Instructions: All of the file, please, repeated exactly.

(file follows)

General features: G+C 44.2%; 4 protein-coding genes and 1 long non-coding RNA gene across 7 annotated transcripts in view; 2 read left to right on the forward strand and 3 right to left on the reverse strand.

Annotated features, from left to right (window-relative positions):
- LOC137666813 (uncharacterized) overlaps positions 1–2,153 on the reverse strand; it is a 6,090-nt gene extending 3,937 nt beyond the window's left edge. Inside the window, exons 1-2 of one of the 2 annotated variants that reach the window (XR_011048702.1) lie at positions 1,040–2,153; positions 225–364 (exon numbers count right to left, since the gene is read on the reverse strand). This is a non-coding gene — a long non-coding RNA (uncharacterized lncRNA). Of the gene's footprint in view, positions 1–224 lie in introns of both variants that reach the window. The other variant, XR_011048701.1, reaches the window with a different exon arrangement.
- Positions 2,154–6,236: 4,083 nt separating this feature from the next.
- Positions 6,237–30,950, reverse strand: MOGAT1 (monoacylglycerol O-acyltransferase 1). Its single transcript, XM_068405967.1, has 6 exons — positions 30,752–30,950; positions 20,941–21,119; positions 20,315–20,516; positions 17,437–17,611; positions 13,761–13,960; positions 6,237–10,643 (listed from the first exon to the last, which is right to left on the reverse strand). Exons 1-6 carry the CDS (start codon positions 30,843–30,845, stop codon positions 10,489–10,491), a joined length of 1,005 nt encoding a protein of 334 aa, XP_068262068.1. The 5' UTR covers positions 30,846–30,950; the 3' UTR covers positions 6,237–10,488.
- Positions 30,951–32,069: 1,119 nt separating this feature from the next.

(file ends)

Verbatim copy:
General features: G+C 44.2%; 4 protein-coding genes and 1 long non-coding RNA gene across 7 annotated transcripts in view; 2 read left to right on the forward strand and 3 right to left on the reverse strand.

Annotated features, from left to right (window-relative positions):
- LOC137666813 (uncharacterized) overlaps positions 1–2,153 on the reverse strand; it is a 6,090-nt gene extending 3,937 nt beyond the window's left edge. Inside the window, exons 1-2 of one of the 2 annotated variants that reach the window (XR_011048702.1) lie at positions 1,040–2,153; positions 225–364 (exon numbers count right to left, since the gene is read on the reverse strand). This is a non-coding gene — a long non-coding RNA (uncharacterized lncRNA). Of the gene's footprint in view, positions 1–224 lie in introns of both variants that reach the window. The other variant, XR_011048701.1, reaches the window with a different exon arrangement.
- Positions 2,154–6,236: 4,083 nt separating this feature from the next.
- Positions 6,237–30,950, reverse strand: MOGAT1 (monoacylglycerol O-acyltransferase 1). Its single transcript, XM_068405967.1, has 6 exons — positions 30,752–30,950; positions 20,941–21,119; positions 20,315–20,516; positions 17,437–17,611; positions 13,761–13,960; positions 6,237–10,643 (listed from the first exon to the last, which is right to left on the reverse strand). Exons 1-6 carry the CDS (start codon positions 30,843–30,845, stop codon positions 10,489–10,491), a joined length of 1,005 nt encoding a protein of 334 aa, XP_068262068.1. The 5' UTR covers positions 30,846–30,950; the 3' UTR covers positions 6,237–10,488.
- Positions 30,951–32,069: 1,119 nt separating this feature from the next.